An emphasis on a positivist-scientific response to perceived threats is unhelpful when it maligns more diverse forms of insight as well as the state of not-knowing. In the worst manifestations of this ideology, people can condemn more holistic analyses and suppress anything uncertain and threatening. In addition, rather than remain in a state of uncertainty, people may unconsciously choose to adopt simplistic stories of blame and safety, such as political narratives characterised by racism, nationalism and authoritarianism. With its emphasis on the social construction of our ways of knowing the world, critical theory teaches us that certainty is an illusion [47]. That view echoes many spiritual traditions. Taoism, Buddhism, Hinduism, and indigenous worldviews suggest that human agency is not central; rather, humans are understood as being in relation with other forces within a reality we cannot fully comprehend. These sources of wisdom recognise the possibilities for a felt sense of interbeing, humble appreciation of our interdependence, and openness to integrate insights from multiple ways of knowing our world [48].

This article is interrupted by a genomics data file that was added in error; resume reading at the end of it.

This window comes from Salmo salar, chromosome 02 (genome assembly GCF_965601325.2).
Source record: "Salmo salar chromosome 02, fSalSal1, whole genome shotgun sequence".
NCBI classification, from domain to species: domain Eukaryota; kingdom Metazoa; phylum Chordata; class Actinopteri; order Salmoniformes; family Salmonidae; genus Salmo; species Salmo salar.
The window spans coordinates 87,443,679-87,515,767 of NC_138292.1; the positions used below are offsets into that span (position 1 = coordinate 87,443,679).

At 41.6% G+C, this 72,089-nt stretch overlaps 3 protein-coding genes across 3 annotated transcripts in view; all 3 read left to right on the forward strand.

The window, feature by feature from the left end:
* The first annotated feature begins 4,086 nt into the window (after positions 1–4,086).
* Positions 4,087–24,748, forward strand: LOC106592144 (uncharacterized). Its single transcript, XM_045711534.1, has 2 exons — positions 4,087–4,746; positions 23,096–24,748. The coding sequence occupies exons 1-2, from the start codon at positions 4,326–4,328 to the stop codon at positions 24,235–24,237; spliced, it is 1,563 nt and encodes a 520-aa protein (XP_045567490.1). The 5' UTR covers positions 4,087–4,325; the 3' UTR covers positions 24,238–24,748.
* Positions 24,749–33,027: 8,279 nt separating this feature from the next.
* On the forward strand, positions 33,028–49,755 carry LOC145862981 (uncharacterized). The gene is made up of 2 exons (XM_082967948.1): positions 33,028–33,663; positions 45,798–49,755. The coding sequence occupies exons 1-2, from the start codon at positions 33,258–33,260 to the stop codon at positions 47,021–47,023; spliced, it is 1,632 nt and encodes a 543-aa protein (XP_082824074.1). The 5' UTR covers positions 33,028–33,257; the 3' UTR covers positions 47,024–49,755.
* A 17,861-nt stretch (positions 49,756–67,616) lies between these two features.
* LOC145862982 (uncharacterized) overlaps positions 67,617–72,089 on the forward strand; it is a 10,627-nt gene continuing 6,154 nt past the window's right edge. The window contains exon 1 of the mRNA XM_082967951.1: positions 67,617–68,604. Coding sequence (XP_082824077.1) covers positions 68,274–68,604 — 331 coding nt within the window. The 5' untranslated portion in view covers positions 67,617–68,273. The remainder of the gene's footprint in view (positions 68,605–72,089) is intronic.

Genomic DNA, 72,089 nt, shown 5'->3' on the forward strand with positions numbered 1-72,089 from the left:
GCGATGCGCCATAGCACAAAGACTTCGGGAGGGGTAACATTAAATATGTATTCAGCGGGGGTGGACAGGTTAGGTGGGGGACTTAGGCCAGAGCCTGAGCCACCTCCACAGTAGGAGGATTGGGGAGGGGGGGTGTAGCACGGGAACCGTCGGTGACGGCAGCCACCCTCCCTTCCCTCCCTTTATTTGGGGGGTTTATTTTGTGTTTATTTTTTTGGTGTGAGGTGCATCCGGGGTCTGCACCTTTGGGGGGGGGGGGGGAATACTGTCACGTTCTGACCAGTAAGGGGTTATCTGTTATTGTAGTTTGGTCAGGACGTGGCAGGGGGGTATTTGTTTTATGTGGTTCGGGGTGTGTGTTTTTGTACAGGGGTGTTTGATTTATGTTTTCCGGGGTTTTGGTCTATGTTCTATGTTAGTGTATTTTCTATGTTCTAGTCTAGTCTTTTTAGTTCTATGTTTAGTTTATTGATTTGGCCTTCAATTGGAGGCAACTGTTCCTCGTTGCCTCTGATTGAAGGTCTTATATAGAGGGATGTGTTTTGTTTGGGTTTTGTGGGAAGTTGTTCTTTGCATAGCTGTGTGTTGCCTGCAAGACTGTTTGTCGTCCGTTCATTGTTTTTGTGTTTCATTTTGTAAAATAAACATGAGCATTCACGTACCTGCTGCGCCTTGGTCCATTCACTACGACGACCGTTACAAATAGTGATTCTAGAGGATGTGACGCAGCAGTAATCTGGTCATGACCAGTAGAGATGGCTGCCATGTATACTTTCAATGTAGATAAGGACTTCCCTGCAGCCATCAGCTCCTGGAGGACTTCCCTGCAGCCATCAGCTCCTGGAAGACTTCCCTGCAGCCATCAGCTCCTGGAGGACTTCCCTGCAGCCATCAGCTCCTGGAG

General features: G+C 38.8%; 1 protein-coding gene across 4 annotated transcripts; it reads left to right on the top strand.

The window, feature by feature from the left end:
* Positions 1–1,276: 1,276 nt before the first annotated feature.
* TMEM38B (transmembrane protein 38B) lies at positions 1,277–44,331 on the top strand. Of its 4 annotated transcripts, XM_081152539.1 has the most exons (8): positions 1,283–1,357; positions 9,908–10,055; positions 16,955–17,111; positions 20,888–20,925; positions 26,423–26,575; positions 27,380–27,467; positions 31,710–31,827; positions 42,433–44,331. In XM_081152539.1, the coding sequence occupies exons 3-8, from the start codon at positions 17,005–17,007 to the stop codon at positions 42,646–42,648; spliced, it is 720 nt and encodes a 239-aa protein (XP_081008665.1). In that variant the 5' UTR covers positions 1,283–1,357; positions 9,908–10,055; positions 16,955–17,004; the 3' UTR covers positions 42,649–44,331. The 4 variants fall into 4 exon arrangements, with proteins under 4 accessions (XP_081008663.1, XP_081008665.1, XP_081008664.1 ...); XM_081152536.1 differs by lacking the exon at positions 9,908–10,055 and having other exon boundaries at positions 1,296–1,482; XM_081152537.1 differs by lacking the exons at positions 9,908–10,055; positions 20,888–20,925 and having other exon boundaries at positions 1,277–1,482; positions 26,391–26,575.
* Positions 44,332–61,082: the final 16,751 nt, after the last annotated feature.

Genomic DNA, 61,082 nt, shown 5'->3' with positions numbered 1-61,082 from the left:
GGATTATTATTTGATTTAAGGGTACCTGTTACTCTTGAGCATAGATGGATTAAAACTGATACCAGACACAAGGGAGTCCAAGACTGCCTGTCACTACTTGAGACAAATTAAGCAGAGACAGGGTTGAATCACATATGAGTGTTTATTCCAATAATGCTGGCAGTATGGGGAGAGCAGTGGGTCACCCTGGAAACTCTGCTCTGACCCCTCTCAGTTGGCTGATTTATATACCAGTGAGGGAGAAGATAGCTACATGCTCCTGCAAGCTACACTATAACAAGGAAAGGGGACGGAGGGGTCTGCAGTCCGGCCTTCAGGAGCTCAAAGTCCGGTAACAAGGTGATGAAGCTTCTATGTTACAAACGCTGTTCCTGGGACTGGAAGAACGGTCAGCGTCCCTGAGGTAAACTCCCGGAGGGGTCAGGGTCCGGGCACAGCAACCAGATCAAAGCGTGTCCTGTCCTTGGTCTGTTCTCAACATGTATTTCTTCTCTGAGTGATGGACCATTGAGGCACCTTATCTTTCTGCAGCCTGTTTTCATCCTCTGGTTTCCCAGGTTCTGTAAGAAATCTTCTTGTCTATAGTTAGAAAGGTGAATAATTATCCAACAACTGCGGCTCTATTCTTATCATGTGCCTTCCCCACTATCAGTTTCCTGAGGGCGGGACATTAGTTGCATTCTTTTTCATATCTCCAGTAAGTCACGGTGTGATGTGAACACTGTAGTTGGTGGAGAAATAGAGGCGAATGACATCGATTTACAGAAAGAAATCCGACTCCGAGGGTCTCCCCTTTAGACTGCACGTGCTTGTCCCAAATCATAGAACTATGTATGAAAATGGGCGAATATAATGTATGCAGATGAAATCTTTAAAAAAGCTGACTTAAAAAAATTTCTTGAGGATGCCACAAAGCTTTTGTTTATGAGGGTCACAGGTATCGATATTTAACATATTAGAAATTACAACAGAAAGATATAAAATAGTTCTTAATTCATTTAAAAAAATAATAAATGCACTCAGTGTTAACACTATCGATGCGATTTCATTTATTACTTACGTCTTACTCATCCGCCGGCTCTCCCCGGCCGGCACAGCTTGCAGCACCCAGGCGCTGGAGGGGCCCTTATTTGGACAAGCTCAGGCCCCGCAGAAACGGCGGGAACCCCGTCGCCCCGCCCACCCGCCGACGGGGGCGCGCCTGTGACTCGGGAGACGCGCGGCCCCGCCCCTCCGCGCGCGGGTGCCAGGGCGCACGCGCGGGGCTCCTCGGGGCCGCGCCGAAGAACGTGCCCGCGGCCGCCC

Reducing culturally—produced resistance in all of us to letting go of our previously assumed certainties about the world, knowledge and personal identity is therefore important for facilitating any conversations about the new era of societal disruption and collapse. Enabling people to feel more equanimity with uncertainty and ambiguity, within a context of people perceiving increasing vulnerability and change, is therefore a key aim of holding space for Deep Adaptation.

4.3. Allowing Difficult Emotions

The affective dimension of experience has been repressed by the overmodern worldview, or relegated to a domestic and feminine sphere, outside of mainstream discourse. The dominant discourse suppresses emotionality of any kind, which means that both aversion to difficult emotions and their suppression are likely to be influencing the way people engage in any dialogue on societal disruption and collapse. Therefore, effective facilitation on such topics can make explicit that whereas there are assumptions that avoiding emotions and staying positive is expected in professional life (and society generally), emotional aversion and suppression is not welcomed in the dialogue. Rather, checking in with one’s own emotions and being present and non-judgemental towards both those emotions and the emotions of others is regarded as an important aspect of meaningful dialogue.